I hope yesterday’s post about a building a custom textbox was helpful. Today I’m going to show you how to reuse the textbox throughout your help project.

This stumped me for a bit…because I was all caught up in making this awesomely cool textbox and never thought about how to reuse it easily. But when I figured it out, I was mad that I hadn’t thought of it right away.

So, here we go:

Once I open the topic where I created the textbox, I click on the outermost <div> tag. You’ll see that all of the text inside the <div> have been selected. This means you’ve selected all the right stuff.

Now, I right click on the same <div> tag and select Create Snippet.

When the Create Snippet window opens, I name the new snippet Callout and I make sure the snippet replaces the original source code.

“But wait,” you say, “if I make a snippet, I can’t change it!”

Ah, don’t worry…here’s where the fun starts. I have my handy dandy snippet and I’m cookin’ with gas!

Now, I open a topic where I want to use the textbox and insert my snippet.

I right-click on the snippet block tag and select Convert to Text.

Instead of the snippet block, there are now HTML tags and I’m ready to add whatever text is needed. W00t!

Try it, let me know if you like it!

I’m working on an WebHelp project where I need a call-out on the right side of the screen. I didn’t want to do a regular text box because…well, because I’m pretty inept at colors and design. So instead of dooming the project to ugly color schemes, I asked our resident web/graphic designer, Chris Flick, to build a text box for me. Chris is also an amazing artist and you can see his cartoon work over at www.capesnbabes.com.

Anyway, as expected, he sent over a lovely design:

And no freaking out about the bullet in the design. I support the United States Marine Corps by writing help for them and they like bullets!

Anyway, this design wasn’t going to be accomplished just by a single div tag with a top and bottom border of dashed lines. First, the dashed lines were thinker and longer than the dashed lines found in CSS. AND the designer wanted the bullet to remain in the upper right hand corner no matter how large the text box became. To make matters even more complicated, I had to build this to support IE6…meaning no CSS3, no multiple background images, etc. Yeah me.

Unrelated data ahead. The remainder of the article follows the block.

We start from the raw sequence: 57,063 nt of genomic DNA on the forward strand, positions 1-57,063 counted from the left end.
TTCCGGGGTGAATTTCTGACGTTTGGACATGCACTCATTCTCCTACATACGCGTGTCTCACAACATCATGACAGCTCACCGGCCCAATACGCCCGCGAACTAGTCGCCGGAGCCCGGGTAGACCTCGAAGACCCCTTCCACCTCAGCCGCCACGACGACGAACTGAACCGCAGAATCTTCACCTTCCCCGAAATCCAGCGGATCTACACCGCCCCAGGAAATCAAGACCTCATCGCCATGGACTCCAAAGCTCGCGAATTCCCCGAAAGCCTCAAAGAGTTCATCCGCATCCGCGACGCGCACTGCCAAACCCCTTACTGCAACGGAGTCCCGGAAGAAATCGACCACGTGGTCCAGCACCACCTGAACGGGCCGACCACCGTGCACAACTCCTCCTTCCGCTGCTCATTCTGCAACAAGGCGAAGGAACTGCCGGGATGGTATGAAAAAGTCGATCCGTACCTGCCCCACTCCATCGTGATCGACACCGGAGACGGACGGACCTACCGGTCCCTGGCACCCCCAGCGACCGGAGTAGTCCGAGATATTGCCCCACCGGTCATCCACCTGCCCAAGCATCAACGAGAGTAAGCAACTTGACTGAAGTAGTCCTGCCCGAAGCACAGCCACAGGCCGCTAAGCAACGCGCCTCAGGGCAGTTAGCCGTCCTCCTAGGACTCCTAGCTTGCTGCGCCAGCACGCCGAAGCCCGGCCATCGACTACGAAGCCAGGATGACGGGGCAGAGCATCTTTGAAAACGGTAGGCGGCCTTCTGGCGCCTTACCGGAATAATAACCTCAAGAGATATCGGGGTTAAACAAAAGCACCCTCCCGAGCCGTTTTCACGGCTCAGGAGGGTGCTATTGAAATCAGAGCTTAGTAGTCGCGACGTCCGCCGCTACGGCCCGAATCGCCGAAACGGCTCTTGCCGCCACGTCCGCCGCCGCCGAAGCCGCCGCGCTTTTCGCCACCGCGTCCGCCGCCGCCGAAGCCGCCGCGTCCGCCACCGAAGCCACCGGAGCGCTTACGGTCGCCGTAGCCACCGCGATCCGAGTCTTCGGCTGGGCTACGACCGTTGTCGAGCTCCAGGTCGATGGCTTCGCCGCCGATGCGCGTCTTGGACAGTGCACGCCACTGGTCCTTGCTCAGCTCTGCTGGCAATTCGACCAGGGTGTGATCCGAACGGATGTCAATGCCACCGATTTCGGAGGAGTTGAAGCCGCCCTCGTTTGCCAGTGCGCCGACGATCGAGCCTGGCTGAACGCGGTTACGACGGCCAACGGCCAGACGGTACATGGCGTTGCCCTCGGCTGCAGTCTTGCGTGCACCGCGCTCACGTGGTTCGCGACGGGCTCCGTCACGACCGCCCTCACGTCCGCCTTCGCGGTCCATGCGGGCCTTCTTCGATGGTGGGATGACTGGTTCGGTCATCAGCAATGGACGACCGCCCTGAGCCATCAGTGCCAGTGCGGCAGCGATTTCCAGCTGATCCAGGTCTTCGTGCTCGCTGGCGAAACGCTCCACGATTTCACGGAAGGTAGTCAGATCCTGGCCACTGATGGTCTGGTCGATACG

Chris and I determined that the best alternative was to create nested divs.

Div1 would be the top border and bullet:

Div1

And Div2 would be the bottom border image:

The final component is the background color that is applied so there’s no gap (like you see above) when the text extends beyond the lenth og Div1.

Let’s put these together so they look lovely!

First, I created a new topic and left the Heading 1 there and copied the default <p> tags a couple of times – just to give some size to the topic.

Then I created a new style class for <div> – I called it div.callout_main. Here are the settings for it:

Some things to note about the styling:

  • Here is where I set the background color. Doing this prevents white space from appearing under your background image.
  • I set the background image, the one with the top border and the bullet on it, to not repeat and start in the top left corner, the default setting.
  • Padding-right is set to 35px so text doesn’t run in to the bullet in the image.
  • Min-height is set so the entire image shows every time. If you don’t set this and you only have a bit of text, only part of the bullet will show. Remember, a <div> is only as large as what’s inside unless you set the height and/or width.

Now I’m going to create another <div> class called div.callout_bottom. Here are the settings for it:

The styles are much simpler for this:

  • The width is set to 323px.
  • The background image for this is bottom border image set to not repeat and start in the bottom left of the div tag.

OK, now that I’ve created these two classes of <div> tags, let’s assemble them in to a text box!

First highlight all of the tags including the H1 in the topic and click Tab. When the Create Group box opens, I select div.callout_main.

Once I make the selection, the content in the XML Editor will look like this:

It’s not exactly what I had in mind….but then again, I’m not done. So, before we panic, let’s continue.

Now I will click on the <div> tag I just created and then click Tab. When the Create Group box opens, I select div.callout_bottom.

We see that almost every problem we saw above has been resolved by the application of that new <div> tag. This is so because the width I set for the div.callout_bottom constrains the text box.

But here’s the test….how does it look in the output?

Here it is:

Not bad! Let me know if you something like this. In the next post, I’ll show you how to turn this in to a snippet and then use it whereever it’s needed (and add text as needed too!)